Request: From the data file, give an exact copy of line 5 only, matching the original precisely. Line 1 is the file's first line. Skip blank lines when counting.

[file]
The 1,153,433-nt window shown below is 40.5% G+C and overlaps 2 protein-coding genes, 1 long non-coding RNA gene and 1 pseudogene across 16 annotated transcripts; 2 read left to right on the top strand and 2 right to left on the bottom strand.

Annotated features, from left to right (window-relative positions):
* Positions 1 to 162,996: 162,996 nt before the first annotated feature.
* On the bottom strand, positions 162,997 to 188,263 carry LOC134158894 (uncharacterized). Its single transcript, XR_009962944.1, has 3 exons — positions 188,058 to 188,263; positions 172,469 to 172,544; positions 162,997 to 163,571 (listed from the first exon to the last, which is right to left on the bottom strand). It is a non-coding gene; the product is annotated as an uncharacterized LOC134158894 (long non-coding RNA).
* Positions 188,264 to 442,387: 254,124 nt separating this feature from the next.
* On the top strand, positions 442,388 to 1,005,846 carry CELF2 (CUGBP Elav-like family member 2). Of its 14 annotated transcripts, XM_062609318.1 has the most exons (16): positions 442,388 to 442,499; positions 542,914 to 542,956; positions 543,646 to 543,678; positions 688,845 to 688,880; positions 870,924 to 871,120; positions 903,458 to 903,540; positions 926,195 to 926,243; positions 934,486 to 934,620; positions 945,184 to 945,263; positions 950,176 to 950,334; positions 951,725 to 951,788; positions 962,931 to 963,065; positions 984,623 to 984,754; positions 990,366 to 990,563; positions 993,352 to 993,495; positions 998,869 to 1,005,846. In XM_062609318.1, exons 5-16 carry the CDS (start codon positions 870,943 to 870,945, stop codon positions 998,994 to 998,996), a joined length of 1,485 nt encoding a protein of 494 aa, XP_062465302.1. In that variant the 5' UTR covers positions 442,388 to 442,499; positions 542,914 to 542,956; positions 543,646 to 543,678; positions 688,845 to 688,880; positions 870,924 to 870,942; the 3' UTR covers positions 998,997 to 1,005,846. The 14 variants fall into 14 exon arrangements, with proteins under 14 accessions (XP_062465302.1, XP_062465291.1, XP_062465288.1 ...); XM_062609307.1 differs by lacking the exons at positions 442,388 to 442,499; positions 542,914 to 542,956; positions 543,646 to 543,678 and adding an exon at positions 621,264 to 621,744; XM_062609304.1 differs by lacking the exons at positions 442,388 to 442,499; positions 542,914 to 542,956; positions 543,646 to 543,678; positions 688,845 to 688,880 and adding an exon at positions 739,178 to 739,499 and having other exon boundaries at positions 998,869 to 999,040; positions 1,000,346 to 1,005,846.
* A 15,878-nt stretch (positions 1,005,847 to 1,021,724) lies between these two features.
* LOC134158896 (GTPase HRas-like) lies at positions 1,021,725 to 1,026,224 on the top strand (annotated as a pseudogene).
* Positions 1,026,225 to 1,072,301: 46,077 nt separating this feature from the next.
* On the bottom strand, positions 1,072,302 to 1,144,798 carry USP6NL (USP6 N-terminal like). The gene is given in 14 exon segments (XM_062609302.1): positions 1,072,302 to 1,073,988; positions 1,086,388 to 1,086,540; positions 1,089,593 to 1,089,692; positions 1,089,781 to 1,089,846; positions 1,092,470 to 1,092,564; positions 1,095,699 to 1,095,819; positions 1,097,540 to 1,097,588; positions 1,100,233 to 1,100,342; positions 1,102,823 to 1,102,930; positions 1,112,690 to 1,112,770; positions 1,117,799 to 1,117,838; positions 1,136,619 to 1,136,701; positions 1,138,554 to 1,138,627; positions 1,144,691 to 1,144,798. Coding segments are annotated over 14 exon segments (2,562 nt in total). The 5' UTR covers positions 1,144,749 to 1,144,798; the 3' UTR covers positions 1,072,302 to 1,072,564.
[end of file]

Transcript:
* Positions 188,264 to 442,387: 254,124 nt separating this feature from the next.